Seven goals, only one in reply, and a home crowd who were silenced, and stunned perhaps into submission. A goal down after one minute, four down after 26. This match wasn’t just finished after those 26 minutes, the tie-all 164 minutes that remained of it-was and Hungary’s World Cup hopes lay in ruins.

Branko Brnovics early goal, a mishit volley which somehow crept in, was a hammerblow to their chances which then all but disappeared once Miroslav Djukic was left unmarked to head home a corner then Dejan Savicevic escaped his marker to fire home. The fourth goal-after only 26 minutes was sublime, future Chelsea midfielder Slavisa Jokanovic drew in two defenders before slipping it between them to Predrag Mijatovic. He advanced on the area and then fired home a shot which even Ferenc Puskas would have been proud of.

Mijatovic then added another before half-time opportunistically finishing after two Hungarian defenders failed to clear, and then completed his hat-trick in the second half by beating two men and slotting the ball home. Mijatovic was then substituted only 54 minutes in, but his replacement Savo Milosevic completed the rout nine minutes later.

There was late solace for Hungary with a late goal from Bela Illis, which was a distinct afterthought given the rout which had come before. Hungary, shell-shocked then travelled to Belgrade to suffer another masterclass from the Yugoslavians as they lost 5-0, with Mijatovic grabbing 4 goals, to take the aggregate score over two legs to 12-1.

3) 2005: Turkey v Switzerland – November 12th and 16th

We move quite literally from the sublime to the ridiculous. This match gets its own distinct niche in history not for the match itself, although it was a tight affair which Switzerland edged on away goals 4-4, but for its aftermath.

In the aftermath of Turkey’s 4-2 victory Swiss player Benjamin Huggel appeared to kick Mehmet Ozdelik, a member of the Turkish backroom staff as they were leaving the pitch after the staff member attempted to trip Swiss midfielder Valon Behrami. Then Turkish defender Alpay was said to have kicked Swiss striker Marco Streller. Later reports emerged that a Swiss player, Stephane Grichting had to be taken to hospital.

The Swiss members of staff on the bench later alleged they were attacked by stewards afterwards in the stadium tunnel. “It was unbelievable,” Burgener told French sports daily L’Equipe.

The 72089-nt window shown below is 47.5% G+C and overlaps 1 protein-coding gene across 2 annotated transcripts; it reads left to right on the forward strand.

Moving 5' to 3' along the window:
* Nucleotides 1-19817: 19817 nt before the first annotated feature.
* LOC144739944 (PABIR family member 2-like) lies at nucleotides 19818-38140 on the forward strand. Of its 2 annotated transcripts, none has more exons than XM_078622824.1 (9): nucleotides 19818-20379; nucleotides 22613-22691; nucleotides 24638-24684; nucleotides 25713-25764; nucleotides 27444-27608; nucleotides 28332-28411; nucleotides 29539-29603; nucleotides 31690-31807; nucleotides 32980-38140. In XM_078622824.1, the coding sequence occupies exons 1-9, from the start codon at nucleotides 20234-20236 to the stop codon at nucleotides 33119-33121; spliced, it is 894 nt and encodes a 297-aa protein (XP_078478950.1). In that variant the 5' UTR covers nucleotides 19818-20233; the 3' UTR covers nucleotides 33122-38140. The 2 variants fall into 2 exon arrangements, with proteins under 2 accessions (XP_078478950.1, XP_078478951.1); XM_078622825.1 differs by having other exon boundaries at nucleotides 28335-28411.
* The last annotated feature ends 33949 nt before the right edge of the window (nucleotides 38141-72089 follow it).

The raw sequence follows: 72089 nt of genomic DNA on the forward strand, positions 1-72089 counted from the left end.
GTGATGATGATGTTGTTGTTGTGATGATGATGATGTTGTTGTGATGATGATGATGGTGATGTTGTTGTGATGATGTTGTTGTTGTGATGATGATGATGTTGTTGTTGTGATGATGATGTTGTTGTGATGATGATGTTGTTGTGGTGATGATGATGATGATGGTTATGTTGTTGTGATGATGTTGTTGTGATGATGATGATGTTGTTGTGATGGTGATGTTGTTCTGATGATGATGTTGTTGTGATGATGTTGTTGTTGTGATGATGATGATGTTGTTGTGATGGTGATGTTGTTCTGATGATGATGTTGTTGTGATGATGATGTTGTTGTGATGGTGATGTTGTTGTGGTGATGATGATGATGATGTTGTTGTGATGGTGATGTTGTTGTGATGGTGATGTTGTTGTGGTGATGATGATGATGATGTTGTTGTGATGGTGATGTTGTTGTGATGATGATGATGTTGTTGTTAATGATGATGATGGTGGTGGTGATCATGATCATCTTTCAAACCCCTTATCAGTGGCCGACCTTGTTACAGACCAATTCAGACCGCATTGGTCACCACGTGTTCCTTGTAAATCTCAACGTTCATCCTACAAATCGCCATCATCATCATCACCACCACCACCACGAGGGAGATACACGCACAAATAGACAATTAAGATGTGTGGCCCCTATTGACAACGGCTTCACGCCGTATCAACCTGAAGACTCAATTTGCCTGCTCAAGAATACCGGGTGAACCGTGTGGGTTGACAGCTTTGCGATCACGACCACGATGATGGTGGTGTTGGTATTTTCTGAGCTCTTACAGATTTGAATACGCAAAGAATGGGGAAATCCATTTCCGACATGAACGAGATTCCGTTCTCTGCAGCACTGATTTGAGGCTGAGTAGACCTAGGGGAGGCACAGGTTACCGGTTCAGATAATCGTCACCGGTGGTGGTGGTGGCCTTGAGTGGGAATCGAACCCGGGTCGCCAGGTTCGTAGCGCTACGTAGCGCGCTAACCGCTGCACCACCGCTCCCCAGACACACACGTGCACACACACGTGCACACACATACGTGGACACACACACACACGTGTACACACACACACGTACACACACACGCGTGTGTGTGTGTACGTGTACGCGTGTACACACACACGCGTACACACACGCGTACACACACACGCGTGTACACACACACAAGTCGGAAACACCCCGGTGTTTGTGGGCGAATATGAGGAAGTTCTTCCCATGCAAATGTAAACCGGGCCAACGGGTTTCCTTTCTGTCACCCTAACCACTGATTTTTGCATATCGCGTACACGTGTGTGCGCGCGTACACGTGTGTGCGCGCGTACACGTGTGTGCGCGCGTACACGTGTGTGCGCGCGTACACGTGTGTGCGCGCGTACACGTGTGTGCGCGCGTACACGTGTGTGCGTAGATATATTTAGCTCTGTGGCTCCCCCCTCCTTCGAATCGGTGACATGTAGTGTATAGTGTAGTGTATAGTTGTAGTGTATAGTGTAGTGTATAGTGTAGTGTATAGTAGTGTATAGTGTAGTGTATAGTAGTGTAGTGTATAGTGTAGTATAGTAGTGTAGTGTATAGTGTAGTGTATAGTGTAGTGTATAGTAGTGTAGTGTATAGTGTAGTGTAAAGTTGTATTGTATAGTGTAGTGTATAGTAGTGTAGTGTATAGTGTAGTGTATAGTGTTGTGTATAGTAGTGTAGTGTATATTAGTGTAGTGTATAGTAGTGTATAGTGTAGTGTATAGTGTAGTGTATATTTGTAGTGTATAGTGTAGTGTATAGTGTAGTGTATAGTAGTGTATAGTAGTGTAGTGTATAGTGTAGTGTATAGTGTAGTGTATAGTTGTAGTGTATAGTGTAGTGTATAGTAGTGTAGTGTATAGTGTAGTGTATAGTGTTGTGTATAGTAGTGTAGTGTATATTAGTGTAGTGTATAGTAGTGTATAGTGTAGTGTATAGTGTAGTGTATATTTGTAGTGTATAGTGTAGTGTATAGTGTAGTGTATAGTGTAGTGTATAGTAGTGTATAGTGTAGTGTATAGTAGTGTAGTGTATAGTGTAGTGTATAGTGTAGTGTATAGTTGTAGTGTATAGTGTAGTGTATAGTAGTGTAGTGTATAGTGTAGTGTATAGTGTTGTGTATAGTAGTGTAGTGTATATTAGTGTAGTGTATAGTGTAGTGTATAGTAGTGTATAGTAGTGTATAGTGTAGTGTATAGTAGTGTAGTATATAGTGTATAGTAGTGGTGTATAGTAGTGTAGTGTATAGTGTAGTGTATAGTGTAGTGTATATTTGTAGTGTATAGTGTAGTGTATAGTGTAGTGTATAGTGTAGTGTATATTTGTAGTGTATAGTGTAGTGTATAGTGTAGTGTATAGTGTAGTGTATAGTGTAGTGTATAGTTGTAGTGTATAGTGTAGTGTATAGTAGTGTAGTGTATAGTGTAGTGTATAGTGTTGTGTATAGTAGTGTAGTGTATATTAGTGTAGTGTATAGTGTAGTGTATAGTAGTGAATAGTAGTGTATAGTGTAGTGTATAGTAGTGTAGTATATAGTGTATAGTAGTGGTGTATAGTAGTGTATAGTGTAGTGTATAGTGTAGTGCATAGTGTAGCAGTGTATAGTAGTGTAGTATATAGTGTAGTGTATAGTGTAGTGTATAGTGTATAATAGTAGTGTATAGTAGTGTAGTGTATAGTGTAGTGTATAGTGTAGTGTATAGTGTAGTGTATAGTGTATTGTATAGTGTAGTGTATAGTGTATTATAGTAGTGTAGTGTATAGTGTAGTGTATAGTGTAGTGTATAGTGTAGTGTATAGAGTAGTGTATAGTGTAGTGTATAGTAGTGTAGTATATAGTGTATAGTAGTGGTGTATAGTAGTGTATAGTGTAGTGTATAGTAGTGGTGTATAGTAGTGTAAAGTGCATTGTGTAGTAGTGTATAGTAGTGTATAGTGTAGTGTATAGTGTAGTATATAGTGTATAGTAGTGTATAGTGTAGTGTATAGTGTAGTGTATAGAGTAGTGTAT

“I was punched in the face and was hit on the hip. I was beaten up by stewards. When I saw four or five guys come and beat me while they were supposed to protect me, I got really scared.”

The scenes overshadowed a gripping encounter, where Turkey-who had lost 2-0 in the first leg in Switzerland-fought hard to put themselves back into World Cup contention before having it cruelly ripped away.

They suffered an early blow when Alexander Frei scored a penalty after 2 minutes after Alpay’s handball, which gave Switzerland a decisive away goal. But the Turks hit back through Tuncay Sanli who scored two first half headers-and then a Necati Ates’ penalty brought Turkey level and needing one goal to qualify for Germany.

But then Marco Streller struck a decisive blow to put the Swiss back in front after 84 minutes and despite a late Tuncay goal which wrapped up his hat-trick, it was enough for the Turks. Yet it was the events which took place after full-time which will make this match something to remember.

4) 2001: Slovenia v Romania – November 10th and 14th

A tense tight encounter by two of Eastern Europe’s football’s finest is the next in our list. In theory these two had entered World Cup qualifying as two of the surprise packages in Euro 2000 and were heavily fancied to qualify, but found themselves facing off against one another in the playoffs.

Slovenia caused a surprise by managing to qualify second in a group containing Russia, Yugoslavia and Switzerland while Romania finished second to the much vaunted Italy. Both sides contained fine individual talents, Romania managed by former national hero Gheorghe Hagi contained players such as Adrian Mutu, Christian Chivu and Cosmin Contra. While Slovenia, featuring the country’s finest ever player Zlatko Zahovic had managed to sneak through scoring nine goals and conceding just eight but managed to go through qualifying without losing.